Ela founded Lacock Abbey and Hinton Priory, laying the foundation stones for both in the same day, travelling 16 miles on horseback between them. She was actively involved in the running of Lacock, seeing to it that the Abbey and the surrounding village flourished; before long, becoming the first Abbess of Lacock. Recognised for her own accomplishments, as well as her partnership with William Longespée, Ela’s epitaph in Lacock reads:
‘Below lies buried the venerable bones of Ela, who gave this sacred house as a home to the nuns. She also had lived here as holy abbess and Countess of Salisbury, full of good work.’
A towering figure in her time, Ela’s story is not confined to the achievements of her husband, she carved a well-deserved place for herself in Salisbury’s history.
Helena Schnachenberg Gorges:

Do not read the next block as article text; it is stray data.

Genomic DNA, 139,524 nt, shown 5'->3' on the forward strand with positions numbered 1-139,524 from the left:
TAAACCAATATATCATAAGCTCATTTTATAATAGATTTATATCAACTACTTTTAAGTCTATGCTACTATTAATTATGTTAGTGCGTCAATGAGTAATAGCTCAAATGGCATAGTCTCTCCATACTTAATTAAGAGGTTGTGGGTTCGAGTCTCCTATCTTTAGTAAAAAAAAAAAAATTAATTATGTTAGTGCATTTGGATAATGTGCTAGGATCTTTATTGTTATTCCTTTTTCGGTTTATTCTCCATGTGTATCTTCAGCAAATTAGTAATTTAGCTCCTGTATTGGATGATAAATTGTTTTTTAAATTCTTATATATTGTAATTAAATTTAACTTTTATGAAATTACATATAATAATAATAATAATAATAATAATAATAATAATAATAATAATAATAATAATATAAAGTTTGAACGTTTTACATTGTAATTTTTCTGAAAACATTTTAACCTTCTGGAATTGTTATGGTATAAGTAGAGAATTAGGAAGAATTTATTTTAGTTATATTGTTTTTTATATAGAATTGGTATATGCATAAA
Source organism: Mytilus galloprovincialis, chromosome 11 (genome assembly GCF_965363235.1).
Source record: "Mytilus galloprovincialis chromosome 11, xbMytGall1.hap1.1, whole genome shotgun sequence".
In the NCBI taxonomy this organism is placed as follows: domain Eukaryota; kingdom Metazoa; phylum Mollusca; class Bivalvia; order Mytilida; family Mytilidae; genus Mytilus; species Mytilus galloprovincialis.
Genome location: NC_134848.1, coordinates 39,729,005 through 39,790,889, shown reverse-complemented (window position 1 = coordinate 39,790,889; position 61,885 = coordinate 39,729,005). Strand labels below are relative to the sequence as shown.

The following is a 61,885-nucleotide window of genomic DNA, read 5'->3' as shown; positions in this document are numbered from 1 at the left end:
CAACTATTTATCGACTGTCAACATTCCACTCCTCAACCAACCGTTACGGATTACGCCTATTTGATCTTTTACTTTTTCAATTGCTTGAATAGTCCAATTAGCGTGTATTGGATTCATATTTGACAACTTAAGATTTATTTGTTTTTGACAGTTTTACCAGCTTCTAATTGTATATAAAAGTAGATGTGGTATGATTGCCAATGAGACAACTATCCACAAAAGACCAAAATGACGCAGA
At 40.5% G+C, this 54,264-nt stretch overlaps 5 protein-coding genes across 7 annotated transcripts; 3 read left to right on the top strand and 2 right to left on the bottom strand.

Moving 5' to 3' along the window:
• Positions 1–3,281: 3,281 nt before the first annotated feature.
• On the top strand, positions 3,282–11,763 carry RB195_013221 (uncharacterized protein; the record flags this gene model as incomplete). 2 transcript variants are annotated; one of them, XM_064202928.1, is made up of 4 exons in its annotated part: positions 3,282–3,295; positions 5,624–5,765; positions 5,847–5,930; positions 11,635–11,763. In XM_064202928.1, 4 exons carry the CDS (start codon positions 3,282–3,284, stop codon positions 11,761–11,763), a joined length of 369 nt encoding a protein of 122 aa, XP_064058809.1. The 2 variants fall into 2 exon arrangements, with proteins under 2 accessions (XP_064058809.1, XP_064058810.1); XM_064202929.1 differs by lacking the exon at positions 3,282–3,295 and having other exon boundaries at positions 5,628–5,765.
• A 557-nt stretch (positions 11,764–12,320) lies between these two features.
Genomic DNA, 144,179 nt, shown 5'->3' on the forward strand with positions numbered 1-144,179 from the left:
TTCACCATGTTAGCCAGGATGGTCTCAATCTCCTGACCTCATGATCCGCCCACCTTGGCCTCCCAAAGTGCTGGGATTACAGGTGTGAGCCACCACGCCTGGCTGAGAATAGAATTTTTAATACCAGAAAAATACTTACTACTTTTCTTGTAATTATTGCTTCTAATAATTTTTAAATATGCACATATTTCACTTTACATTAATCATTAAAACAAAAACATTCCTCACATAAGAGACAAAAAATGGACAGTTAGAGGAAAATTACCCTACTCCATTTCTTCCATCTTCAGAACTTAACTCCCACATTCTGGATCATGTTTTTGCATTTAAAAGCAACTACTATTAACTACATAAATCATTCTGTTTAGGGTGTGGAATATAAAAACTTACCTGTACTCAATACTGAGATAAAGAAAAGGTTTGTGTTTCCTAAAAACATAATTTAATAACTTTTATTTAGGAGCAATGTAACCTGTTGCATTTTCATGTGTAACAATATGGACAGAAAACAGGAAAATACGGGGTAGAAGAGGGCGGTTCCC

It is no secret that within the Cathedral’s cavernous, intricately carved interior there are many treasures to be found. Sitting proudly in their midst lies the grandiose tomb of Helena Schnachenberg Gorges Marchioness of Northampton. Swedish born Helena came to England as a Maid of Honour in the retinue of Princess Cecilia of Sweden. After a short-lived marriage to Sir William Parr, the Marquess of Northampton she was widowed, retaining her title and a substantial dower. Having grown fond of Marchioness Helena, Queen Elizabeth I awarded her a place at court. Here, she caught the attention of a knight by the name Sir Thomas Gorge of Longford. Despite Queen Elizabeth disapproving of the match and refusing to give her consent to the marriage, the couple married in secret in 1576.